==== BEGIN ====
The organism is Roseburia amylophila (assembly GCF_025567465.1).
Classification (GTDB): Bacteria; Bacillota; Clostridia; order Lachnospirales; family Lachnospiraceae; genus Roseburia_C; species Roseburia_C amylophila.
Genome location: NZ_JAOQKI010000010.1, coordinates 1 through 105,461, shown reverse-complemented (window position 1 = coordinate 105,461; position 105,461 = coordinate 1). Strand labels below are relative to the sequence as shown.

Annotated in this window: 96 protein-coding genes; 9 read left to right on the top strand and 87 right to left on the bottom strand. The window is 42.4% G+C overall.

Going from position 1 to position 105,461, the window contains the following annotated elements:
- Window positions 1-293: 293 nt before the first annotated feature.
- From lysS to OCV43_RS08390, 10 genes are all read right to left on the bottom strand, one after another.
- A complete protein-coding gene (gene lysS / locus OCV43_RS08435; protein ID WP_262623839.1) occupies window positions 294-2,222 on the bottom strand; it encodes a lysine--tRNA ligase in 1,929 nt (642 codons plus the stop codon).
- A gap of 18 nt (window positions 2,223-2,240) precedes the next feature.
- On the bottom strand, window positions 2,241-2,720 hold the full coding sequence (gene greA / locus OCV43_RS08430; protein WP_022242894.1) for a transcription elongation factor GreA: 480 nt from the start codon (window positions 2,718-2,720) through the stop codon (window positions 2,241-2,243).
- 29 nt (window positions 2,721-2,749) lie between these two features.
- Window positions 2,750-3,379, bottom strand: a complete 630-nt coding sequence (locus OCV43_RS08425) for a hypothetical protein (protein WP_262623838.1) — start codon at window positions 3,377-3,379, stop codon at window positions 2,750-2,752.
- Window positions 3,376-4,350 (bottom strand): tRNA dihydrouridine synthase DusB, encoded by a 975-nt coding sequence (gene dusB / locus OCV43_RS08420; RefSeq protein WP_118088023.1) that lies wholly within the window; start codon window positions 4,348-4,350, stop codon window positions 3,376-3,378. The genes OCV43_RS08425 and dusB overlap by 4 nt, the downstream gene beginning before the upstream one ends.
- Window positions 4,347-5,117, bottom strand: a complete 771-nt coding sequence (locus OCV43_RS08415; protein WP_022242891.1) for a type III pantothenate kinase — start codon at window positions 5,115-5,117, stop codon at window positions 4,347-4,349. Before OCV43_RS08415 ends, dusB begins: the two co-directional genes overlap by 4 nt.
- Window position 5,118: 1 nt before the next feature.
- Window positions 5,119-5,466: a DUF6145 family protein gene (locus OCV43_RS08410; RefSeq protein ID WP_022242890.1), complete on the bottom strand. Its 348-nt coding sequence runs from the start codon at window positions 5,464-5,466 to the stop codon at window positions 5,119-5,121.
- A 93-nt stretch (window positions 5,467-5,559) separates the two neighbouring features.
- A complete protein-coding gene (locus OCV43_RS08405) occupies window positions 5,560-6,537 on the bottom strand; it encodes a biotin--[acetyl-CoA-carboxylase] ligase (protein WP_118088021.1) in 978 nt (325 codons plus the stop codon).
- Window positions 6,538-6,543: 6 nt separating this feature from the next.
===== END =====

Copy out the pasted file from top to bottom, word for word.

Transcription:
The organism is Roseburia amylophila (assembly GCF_025567465.1).
Classification (GTDB): Bacteria; Bacillota; Clostridia; order Lachnospirales; family Lachnospiraceae; genus Roseburia_C; species Roseburia_C amylophila.
Genome location: NZ_JAOQKI010000010.1, coordinates 1 through 105,461, shown reverse-complemented (window position 1 = coordinate 105,461; position 105,461 = coordinate 1). Strand labels below are relative to the sequence as shown.

Annotated in this window: 96 protein-coding genes; 9 read left to right on the top strand and 87 right to left on the bottom strand. The window is 42.4% G+C overall.

Going from position 1 to position 105,461, the window contains the following annotated elements:
- Window positions 1-293: 293 nt before the first annotated feature.
- From lysS to OCV43_RS08390, 10 genes are all read right to left on the bottom strand, one after another.
- A complete protein-coding gene (gene lysS / locus OCV43_RS08435; protein ID WP_262623839.1) occupies window positions 294-2,222 on the bottom strand; it encodes a lysine--tRNA ligase in 1,929 nt (642 codons plus the stop codon).
- A gap of 18 nt (window positions 2,223-2,240) precedes the next feature.
- On the bottom strand, window positions 2,241-2,720 hold the full coding sequence (gene greA / locus OCV43_RS08430; protein WP_022242894.1) for a transcription elongation factor GreA: 480 nt from the start codon (window positions 2,718-2,720) through the stop codon (window positions 2,241-2,243).
- 29 nt (window positions 2,721-2,749) lie between these two features.
- Window positions 2,750-3,379, bottom strand: a complete 630-nt coding sequence (locus OCV43_RS08425) for a hypothetical protein (protein WP_262623838.1) — start codon at window positions 3,377-3,379, stop codon at window positions 2,750-2,752.
- Window positions 3,376-4,350 (bottom strand): tRNA dihydrouridine synthase DusB, encoded by a 975-nt coding sequence (gene dusB / locus OCV43_RS08420; RefSeq protein WP_118088023.1) that lies wholly within the window; start codon window positions 4,348-4,350, stop codon window positions 3,376-3,378. The genes OCV43_RS08425 and dusB overlap by 4 nt, the downstream gene beginning before the upstream one ends.
- Window positions 4,347-5,117, bottom strand: a complete 771-nt coding sequence (locus OCV43_RS08415; protein WP_022242891.1) for a type III pantothenate kinase — start codon at window positions 5,115-5,117, stop codon at window positions 4,347-4,349. Before OCV43_RS08415 ends, dusB begins: the two co-directional genes overlap by 4 nt.
- Window position 5,118: 1 nt before the next feature.
- Window positions 5,119-5,466: a DUF6145 family protein gene (locus OCV43_RS08410; RefSeq protein ID WP_022242890.1), complete on the bottom strand. Its 348-nt coding sequence runs from the start codon at window positions 5,464-5,466 to the stop codon at window positions 5,119-5,121.
- A 93-nt stretch (window positions 5,467-5,559) separates the two neighbouring features.
- A complete protein-coding gene (locus OCV43_RS08405) occupies window positions 5,560-6,537 on the bottom strand; it encodes a biotin--[acetyl-CoA-carboxylase] ligase (protein WP_118088021.1) in 978 nt (325 codons plus the stop codon).
- Window positions 6,538-6,543: 6 nt separating this feature from the next.